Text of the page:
Somehow the saying “Your lawyer is your first investor” has gotten mangled into “Your lawyer/accountant/mentor will be your fairy godmother.” There are no fairy godmothers. Your mentors are being very generous by giving you their time, and it would be insanely inappropriate for you to make the first move in asking for anything more than advice. It is pretty silly to think that any law firm, accounting firm, marketing firm, etc. would jeopardize its relationship with an established client by vouching for your tiny, unproven business. If you give a service provider $5,000.00, he will give you professional services in return. Some entrepreneurs believe that investors are hungry for deal flow, but if they were hungry for your stage of venture, it is pretty easy for them to show up in person to demo days like Startup Weekend. Also, from an ethical standpoint, lawyers hate it when clients do business with other clients; they get conflicted out of representing one or both of them. If a lawyer somehow hooks you up with a VC firm that it also represents, guess which side of the deal the lawyer would prefer to represent? If you both sign conflict waivers (which would permit the law firm to represent both sides), do you feel secure that your lawyer will fight for your interests exactly as zealously as the 1000x richer client? If not, will you dig in your heels and refuse to sign a conflict waiver, thereby forcing the VC firm to retain their second-choice law firm? So what does “Your lawyer is your first investor” really mean? It refers to the practice by a very few law firms, including ours, of deferring legal fees for a few very promising ventures. Our firm does not accept equity because it is a conflict of interest that muddies our role as your disinterested advisors. Our deferral policy is more stringent than many other firms, since we provide very time-intensive services to our deferred clients. Sometimes we have lost business to large law firms that defer completely. We think that those entrepreneurs have chosen unwisely - there is no free lunch. (Thought Exercise #1: If you have a lunch meeting with a potential investor, who pays for lunch?) Full deferral can mean that a law firm will talk to you at first, lightly edit one of their off-the-shelf forms, and stop taking your calls within a few months if no investor interest is in the works. Law firms are businesses, not charities, and they are going to spend expensive time of their lawyers on clients who actually pay their bills. (Thought Exercise #2: If a law firm spends time but defers fees completely until funding, but only x% of clients ever get funding, what premium do funded clients need to pay in order to subsidize the model?)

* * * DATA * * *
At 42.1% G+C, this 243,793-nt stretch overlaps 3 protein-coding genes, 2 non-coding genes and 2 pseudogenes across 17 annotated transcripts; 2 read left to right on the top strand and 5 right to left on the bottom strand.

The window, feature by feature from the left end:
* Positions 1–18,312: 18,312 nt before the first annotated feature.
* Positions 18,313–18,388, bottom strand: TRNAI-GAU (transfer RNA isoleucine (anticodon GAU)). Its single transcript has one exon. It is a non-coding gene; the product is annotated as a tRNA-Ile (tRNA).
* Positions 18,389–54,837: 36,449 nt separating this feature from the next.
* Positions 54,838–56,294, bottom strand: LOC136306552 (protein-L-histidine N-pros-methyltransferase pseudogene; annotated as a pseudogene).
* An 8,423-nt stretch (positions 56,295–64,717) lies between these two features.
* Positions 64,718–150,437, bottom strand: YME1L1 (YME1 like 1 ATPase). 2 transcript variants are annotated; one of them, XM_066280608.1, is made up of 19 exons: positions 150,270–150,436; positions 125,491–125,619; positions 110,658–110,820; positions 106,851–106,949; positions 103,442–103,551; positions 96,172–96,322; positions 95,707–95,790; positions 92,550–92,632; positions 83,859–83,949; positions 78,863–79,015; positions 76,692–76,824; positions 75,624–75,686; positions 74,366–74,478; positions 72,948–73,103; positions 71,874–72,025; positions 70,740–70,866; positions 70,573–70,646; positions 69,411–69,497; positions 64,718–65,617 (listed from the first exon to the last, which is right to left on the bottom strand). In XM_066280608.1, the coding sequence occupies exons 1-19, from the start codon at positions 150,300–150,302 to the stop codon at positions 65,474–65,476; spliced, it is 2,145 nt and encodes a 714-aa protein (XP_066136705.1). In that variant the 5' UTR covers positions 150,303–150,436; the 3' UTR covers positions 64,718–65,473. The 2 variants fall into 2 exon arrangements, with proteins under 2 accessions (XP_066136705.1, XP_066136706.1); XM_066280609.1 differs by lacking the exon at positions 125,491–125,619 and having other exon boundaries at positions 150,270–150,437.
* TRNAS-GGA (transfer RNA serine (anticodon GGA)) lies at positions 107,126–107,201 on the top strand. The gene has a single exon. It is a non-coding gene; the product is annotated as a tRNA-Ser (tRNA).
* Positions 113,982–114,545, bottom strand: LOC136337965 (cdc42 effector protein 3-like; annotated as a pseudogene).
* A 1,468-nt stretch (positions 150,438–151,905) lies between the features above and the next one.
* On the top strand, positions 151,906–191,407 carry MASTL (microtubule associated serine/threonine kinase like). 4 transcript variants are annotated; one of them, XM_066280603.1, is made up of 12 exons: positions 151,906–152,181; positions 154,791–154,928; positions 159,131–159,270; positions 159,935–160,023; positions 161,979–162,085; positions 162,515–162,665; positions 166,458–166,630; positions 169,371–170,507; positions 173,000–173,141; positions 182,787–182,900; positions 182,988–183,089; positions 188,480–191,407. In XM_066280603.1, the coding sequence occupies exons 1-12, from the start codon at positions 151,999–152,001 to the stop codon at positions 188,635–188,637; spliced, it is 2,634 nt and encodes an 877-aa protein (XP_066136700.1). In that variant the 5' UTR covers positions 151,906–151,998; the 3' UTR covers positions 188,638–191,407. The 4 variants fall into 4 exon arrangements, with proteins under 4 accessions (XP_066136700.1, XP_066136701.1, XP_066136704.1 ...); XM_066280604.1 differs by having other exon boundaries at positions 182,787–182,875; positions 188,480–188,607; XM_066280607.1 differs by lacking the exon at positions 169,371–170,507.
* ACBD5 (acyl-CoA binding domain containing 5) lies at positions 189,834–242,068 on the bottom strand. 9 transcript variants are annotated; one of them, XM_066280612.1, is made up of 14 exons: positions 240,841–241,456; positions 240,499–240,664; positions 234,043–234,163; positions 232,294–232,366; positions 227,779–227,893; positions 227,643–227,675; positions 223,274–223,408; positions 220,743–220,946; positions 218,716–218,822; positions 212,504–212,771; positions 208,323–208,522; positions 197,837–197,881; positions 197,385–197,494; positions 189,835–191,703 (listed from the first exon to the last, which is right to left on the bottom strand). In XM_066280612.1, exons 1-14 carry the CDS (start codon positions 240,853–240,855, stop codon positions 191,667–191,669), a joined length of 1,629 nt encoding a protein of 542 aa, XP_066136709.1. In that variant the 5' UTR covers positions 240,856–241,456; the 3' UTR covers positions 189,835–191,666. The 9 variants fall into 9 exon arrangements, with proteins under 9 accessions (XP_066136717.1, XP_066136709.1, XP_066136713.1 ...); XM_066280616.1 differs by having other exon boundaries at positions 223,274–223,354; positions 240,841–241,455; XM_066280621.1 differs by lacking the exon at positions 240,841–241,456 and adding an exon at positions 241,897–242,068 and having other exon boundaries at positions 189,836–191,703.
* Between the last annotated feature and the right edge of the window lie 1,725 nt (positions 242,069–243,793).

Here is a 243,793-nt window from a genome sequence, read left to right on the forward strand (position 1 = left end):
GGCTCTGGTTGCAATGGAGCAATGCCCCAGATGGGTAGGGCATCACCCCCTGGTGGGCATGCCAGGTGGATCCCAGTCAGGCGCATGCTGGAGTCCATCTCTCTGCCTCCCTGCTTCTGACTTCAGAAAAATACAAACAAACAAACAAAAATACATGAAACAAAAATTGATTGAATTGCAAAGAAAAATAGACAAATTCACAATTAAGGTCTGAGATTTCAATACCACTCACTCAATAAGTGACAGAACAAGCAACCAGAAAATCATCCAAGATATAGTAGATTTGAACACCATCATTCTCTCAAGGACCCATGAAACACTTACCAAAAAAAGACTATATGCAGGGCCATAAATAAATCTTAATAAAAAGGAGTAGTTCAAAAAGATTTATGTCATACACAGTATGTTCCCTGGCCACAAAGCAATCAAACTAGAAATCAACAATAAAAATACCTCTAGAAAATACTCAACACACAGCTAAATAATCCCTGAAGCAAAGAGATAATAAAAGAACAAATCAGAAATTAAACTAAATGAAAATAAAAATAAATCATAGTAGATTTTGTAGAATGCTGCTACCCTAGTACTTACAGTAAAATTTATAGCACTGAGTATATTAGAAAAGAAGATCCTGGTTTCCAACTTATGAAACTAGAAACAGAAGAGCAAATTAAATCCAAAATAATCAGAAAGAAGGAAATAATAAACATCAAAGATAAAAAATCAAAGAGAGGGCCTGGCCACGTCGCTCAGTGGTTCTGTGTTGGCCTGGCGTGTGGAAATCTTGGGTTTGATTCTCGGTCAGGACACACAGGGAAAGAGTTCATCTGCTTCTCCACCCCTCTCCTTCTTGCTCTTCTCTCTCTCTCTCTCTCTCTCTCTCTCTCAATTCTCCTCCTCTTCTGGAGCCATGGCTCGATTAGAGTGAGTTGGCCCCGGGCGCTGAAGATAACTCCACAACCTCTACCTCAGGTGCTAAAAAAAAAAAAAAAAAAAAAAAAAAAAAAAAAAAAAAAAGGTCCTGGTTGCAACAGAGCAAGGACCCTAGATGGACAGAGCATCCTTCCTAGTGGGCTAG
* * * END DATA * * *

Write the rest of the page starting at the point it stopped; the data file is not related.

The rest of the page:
4. My Idea is Unique and I Will Patent it so Nobody Can Compete With Me Ever
First time entrepreneurs often operate under a misconception that obtaining a patent will secure them a complete monopoly on a certain market. We have seen numerous inventions and we have filed numerous patents for them in the course of our practice. We are yet to see a completely unique idea to be embodied in an invention. In all likelihood your idea is not as unique as you think it is. Was Friendster able to patent the “link up with your friends” idea? Was SixDegrees able to prevent Friendster from existing? How about MySpace? Facebook? Patent law is driven by a policy consideration to keep our economic engine running, not to give someone a gold star for being smart. If some kind of DARPANET ur-Facebook could own the idea of “link up with your friends,” our economic engine would seize up and die. Neil Gaiman says that fans often approach him with crazy offers of “I have got this fabulous idea! How about you write it and we will split the profits?” That, my friends, is not how it works. Ideas are easy; the execution is hard. The law understands this and protects ideas versus execution accordingly.